On 31 August, two people spotted an angular crab on the eastern part of the island of Ameland. The discoveries were independent from each other, but it was probably the same crab. One of them put the crab back into the sea.
The same type of angular crab had been spotted in 2003 in the North Sea elsewhere, but never on a beach. The crab has finally decided to check out dry land.
Angular crabs live in the Atlantic Ocean and the North Sea in places with a clay sea floor. Apparently, due to global warming affecting the North Sea, the crab can be found in the Netherlands.
Tags: Ameland, beach, crab, North Sea
A joint Dutch-Belgian study of the NIOZ Royal Netherlands Institute for Sea Research and the Vrije Universiteit Brussel (VUB) has shown that there are bacteria in the North Sea that send signals to each other, much like using a telephone, over long distances. The bacteria are able to do so by using electrical signals with alternating current. Earlier researchers discovered that micro-oganisms could talk to each other, but their calls were usually local.
“We already knew that long-winding cable bacteria were living in the seafloor of the North Sea, which are capable of establishing an electrical current across centimeter distances,” explains team leader Professor Filip Meysman. “The really exciting discovery is that these bacteria are capable of adapting their electrical current generation, which enables signal transmission in the seafloor. This way the electricity-generating cable bacteria are essentially functioning as telephone cables.”
The discovery could mean all kinds of useful future applications. “Maybe within some years, solar panels or smartphones will harbor minuscule conducting wires of bacterial origin,” adds Meysman.
(Links: nieuws.nl, www.nioz.nl, Photo by Macinate, some rights reserved)
Tags: bacteria, North Sea
The producers of the above video write:
Flotsam & Jetsam is a documentary based around the beachcombers of Texel, one of the largest Frisian islands north of Holland.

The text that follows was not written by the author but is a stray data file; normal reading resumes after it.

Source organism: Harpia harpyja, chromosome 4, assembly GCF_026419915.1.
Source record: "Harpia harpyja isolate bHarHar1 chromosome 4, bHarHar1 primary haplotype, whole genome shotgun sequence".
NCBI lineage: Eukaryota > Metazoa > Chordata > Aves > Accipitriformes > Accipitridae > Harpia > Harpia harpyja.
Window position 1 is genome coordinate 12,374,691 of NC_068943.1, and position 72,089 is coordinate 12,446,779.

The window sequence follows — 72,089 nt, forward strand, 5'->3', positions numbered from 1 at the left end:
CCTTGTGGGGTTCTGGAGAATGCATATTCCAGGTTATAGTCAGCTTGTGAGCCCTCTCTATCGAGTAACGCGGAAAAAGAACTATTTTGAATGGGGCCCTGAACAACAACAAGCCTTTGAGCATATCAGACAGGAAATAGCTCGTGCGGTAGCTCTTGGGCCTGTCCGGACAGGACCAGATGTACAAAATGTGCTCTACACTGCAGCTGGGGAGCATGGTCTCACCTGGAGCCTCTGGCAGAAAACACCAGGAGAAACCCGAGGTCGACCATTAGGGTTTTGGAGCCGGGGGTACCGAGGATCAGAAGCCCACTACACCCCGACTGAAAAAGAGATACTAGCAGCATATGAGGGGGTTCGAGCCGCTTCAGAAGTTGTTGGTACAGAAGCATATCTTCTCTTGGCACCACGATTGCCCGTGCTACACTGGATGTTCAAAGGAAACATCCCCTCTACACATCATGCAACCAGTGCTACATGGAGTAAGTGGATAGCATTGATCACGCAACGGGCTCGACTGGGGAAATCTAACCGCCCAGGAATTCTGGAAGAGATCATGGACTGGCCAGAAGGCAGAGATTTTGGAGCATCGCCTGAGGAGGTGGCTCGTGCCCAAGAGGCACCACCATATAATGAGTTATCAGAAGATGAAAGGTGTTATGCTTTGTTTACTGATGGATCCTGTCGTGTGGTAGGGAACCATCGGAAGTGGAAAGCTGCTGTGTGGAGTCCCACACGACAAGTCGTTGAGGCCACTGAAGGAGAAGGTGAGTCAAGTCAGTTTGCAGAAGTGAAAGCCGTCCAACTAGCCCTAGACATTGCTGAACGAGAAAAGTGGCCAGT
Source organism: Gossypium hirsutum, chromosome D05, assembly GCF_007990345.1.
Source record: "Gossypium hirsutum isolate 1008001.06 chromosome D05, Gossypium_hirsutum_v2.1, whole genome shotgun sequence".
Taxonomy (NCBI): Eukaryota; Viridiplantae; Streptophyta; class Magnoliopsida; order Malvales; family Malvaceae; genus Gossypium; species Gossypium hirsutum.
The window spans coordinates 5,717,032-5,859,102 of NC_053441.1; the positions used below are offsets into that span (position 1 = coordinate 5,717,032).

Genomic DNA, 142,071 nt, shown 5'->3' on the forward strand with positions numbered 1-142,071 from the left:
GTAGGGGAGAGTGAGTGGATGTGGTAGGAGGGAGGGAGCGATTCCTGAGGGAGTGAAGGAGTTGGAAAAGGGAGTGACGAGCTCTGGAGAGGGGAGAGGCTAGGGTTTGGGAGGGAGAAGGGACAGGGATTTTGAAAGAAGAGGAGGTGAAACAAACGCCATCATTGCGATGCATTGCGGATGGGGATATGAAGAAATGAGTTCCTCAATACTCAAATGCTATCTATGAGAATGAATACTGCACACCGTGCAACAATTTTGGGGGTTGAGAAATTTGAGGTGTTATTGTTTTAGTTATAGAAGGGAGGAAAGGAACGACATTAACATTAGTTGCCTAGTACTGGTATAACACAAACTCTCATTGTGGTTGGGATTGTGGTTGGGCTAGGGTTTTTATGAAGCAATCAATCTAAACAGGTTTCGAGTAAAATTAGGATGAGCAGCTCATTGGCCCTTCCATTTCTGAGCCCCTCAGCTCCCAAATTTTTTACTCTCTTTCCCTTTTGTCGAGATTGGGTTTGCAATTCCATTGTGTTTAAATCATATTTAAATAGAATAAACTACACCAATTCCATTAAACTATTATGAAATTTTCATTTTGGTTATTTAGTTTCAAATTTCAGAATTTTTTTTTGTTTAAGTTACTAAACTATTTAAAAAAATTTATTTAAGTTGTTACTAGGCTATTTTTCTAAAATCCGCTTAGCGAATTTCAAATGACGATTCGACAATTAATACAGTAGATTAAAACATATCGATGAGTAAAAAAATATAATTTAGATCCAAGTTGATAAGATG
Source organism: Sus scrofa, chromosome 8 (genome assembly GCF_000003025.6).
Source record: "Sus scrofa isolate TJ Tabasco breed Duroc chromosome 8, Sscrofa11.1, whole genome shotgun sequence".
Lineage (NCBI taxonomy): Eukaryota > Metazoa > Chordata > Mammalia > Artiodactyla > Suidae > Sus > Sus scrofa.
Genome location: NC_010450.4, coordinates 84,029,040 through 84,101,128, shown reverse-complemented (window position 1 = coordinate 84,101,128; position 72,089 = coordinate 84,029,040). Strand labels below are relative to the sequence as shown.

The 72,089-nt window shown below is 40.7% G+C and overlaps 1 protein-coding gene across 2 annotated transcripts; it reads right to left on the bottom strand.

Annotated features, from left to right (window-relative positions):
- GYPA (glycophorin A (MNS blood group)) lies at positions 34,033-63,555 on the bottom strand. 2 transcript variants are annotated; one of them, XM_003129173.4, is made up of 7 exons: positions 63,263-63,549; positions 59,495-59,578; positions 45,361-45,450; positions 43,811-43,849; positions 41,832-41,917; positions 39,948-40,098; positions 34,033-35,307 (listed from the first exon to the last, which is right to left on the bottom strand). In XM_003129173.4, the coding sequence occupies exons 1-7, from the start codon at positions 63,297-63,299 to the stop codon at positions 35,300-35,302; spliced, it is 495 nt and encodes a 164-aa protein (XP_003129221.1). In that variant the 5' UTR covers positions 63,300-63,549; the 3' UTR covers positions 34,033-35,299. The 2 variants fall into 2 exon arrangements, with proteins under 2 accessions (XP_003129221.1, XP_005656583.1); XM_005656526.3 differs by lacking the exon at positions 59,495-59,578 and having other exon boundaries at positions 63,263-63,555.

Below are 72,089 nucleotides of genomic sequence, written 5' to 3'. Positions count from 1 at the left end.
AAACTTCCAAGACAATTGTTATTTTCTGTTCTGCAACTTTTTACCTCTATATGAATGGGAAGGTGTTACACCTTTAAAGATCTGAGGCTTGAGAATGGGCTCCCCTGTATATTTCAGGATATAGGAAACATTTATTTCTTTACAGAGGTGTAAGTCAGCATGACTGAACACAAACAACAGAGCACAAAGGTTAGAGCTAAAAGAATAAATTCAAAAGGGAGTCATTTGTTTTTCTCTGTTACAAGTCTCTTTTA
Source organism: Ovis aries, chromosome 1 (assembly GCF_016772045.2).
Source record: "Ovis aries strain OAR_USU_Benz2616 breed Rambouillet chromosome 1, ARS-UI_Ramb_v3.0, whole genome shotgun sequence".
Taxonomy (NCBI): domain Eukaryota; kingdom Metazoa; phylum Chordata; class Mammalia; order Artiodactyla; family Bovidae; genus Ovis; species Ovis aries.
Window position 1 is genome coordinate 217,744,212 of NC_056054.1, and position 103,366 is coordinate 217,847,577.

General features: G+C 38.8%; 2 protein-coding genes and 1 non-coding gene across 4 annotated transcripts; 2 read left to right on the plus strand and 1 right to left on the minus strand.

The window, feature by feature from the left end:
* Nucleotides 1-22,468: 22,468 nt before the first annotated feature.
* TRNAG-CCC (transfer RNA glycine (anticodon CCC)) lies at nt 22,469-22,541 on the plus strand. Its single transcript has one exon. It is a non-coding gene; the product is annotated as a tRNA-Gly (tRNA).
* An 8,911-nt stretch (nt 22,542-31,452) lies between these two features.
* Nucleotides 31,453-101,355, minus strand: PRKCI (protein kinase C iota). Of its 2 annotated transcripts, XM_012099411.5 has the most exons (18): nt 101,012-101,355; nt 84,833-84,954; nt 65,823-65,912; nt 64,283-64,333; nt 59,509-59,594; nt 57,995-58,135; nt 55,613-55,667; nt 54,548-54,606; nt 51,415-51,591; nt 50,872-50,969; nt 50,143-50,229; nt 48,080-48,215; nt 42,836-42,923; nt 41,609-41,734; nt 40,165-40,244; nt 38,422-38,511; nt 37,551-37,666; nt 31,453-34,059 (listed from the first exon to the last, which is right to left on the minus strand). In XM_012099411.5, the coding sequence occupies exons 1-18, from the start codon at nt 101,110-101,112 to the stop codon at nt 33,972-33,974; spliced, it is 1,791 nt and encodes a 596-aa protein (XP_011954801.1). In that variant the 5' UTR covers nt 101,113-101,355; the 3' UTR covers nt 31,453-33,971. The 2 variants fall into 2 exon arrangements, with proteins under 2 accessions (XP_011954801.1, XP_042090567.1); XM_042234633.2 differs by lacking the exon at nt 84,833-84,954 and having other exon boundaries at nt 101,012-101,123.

Due to Texel’s geographical position, tidal system and strong winds, an estimated two tons of Flotsam & Jetsam washes up on its beach each day.
The film follows the lives of the beachcombers (or Jutters as they are known), exploring their relationships and history as extraordinary people in extraordinary situations.
Beachcombers are people who ‘harvest’ flotsam and jetsam from beaches. I am not quite sure what the legal status is. Wikipedia claims beach combing is illegal in the Netherlands, but the only law text I could find (Book 8 of the Burgerlijk Wetboek, articles 550 and onward) seems to suggest that beach combing is a form of marine salvage, meaning that the owner of the goods can come and collect them up to two years after they were found, but must pay a decent wage in return.
The documentary is only 13 minutes long, and well worth your time.
‘Jutter’ Jan Uitgeest (73): “There are only eight of us left. Beachcombing is getting less popular because there aren’t that many finds any more. We are dependent on storms. Last year Terschelling had a large find of wood, and a container filled with snacks. On Ameland and Schiermonnikoog they found a container with mountain bike wheels and a couple of thousand coats, so that now the inhabitants of Schiermonnikoog are walking around in coats with nice fur collars.”
Link: Trendbeheer. Video: Vimeo / Flotsam and Jetsam.
Tags: Ameland, beach combers, beach combing, beaches, documentaries, North Sea, Schiermonnikoog, Terschelling, Texel, Wadden Islands
The way the Dutch viewed their national airport Schiphol has changed over the years. From the starting point of an adventure, it became the nuisance in the backyard. The Bijlmer disaster of 1992, when victims living (and dying) in Amsterdam’s biggest ghetto were pushed into a secondary role to El Al’s secret cargo, really helped define this latter view.
However, Schiphol’s own ambitions are radically different. Instead of becoming a smaller, gentler airport, it wants to become the major air traffic hub of this part of Europe. People therefore started to look at alternative locations for the airport, not as close to the most densely populated area of this densely populated country. An idea that keeps floating to the top is that of an airport in either the IJsselmeer or the North Sea, even though the Ministry of Transport and Water Management concluded in 2003 that a second national airport was superfluous, for now. Such a water-bound airport could be an artificial island, or a mega-floater.
In 2007 Haskoning and Van Oord, who helped build artificial islands before, proposed rotating, floating landing strips (see illustration). And last week, Jan van Kessel got his PhD for a study into the stability of mega-floaters made of hollow, upside down, concrete ‘shoe boxes’, apparently, 50% more stable than traditional barges.
And even though the government has declared the debate redundant, the Dutch keep dreaming of their airport at sea.
Tags: airports, IJsselmeer, islands, North Sea, Schiphol Airport, water